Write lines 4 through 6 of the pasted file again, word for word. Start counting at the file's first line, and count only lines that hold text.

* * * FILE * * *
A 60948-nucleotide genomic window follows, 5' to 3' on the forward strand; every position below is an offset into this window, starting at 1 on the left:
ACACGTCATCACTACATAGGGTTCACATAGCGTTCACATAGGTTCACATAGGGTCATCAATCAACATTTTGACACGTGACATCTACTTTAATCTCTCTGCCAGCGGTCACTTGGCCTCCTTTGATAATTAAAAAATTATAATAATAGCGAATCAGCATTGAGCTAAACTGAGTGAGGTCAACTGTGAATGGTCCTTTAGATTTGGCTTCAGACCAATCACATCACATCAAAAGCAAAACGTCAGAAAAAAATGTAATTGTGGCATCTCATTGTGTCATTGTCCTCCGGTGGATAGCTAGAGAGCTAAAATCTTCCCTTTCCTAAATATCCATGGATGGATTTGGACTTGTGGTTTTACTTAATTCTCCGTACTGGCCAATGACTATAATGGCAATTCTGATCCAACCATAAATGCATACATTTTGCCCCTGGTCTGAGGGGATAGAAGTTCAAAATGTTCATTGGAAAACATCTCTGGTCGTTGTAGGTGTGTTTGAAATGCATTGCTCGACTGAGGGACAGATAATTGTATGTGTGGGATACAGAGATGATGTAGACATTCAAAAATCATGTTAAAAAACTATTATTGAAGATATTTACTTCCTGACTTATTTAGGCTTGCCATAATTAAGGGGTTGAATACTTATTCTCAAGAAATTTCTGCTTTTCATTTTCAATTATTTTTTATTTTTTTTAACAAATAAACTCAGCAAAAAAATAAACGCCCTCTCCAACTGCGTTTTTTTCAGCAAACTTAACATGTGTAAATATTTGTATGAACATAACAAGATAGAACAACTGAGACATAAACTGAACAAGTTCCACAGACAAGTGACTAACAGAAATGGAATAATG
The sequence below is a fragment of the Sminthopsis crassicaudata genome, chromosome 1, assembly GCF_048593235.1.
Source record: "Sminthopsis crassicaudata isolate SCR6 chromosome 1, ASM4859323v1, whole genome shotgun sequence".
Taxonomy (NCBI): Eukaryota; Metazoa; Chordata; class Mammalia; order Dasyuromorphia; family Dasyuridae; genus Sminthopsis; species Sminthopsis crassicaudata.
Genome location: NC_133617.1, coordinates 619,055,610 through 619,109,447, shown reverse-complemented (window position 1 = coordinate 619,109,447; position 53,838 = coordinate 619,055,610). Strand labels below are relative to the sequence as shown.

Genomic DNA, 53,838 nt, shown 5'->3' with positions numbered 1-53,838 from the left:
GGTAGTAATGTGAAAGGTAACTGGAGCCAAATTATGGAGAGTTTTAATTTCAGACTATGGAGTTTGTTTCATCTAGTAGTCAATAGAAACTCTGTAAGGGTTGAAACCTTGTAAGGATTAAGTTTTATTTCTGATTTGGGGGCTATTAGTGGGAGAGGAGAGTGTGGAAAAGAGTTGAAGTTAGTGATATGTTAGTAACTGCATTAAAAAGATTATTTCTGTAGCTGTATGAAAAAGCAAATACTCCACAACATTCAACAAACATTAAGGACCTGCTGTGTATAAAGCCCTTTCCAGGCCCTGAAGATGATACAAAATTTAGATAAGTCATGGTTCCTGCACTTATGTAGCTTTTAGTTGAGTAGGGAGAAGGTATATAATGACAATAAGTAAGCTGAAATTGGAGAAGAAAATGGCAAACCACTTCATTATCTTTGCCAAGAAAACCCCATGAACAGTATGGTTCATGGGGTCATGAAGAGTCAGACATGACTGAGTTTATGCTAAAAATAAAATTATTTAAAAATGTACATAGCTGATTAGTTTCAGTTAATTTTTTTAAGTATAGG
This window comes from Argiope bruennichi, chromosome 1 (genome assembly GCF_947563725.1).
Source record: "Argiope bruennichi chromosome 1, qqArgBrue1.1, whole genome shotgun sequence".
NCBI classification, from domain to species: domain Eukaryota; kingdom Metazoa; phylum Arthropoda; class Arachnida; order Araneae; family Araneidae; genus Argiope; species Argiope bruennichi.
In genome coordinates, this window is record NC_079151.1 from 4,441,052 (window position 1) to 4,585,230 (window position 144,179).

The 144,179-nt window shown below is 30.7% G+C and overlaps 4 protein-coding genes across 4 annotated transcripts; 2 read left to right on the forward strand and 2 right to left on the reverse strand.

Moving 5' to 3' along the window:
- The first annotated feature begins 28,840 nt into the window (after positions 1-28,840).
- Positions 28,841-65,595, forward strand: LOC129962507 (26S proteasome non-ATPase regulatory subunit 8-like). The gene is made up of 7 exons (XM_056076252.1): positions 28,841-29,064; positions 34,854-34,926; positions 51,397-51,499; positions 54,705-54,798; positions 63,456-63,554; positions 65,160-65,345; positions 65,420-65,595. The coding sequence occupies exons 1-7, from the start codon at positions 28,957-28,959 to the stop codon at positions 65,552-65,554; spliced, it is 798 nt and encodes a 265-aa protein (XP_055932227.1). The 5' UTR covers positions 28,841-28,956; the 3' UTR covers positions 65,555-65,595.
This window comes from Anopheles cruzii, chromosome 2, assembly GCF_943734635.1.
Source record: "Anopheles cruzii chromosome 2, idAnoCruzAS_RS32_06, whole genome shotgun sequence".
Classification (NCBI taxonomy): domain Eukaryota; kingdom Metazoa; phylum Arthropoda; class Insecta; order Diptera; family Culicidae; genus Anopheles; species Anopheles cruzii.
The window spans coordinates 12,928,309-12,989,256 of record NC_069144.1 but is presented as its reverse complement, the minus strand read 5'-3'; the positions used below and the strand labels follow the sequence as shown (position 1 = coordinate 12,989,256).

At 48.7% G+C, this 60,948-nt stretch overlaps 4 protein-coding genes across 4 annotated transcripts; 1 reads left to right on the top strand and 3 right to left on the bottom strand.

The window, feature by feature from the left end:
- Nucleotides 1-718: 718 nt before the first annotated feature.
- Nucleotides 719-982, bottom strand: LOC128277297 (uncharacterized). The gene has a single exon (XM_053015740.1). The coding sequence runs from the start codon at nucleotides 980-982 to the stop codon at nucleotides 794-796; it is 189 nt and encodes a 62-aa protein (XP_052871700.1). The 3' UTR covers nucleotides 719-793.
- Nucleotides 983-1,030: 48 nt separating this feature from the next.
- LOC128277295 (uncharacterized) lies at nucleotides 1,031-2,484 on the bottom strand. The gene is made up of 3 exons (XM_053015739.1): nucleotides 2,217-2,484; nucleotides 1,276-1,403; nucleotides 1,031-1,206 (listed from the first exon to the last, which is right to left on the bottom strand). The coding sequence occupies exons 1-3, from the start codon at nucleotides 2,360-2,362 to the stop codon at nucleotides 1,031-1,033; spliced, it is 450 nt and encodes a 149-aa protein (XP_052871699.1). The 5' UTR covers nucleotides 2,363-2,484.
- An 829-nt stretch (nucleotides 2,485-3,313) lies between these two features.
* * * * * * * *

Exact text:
Source record: "Sminthopsis crassicaudata isolate SCR6 chromosome 1, ASM4859323v1, whole genome shotgun sequence".
Taxonomy (NCBI): Eukaryota; Metazoa; Chordata; class Mammalia; order Dasyuromorphia; family Dasyuridae; genus Sminthopsis; species Sminthopsis crassicaudata.
Genome location: NC_133617.1, coordinates 619,055,610 through 619,109,447, shown reverse-complemented (window position 1 = coordinate 619,109,447; position 53,838 = coordinate 619,055,610). Strand labels below are relative to the sequence as shown.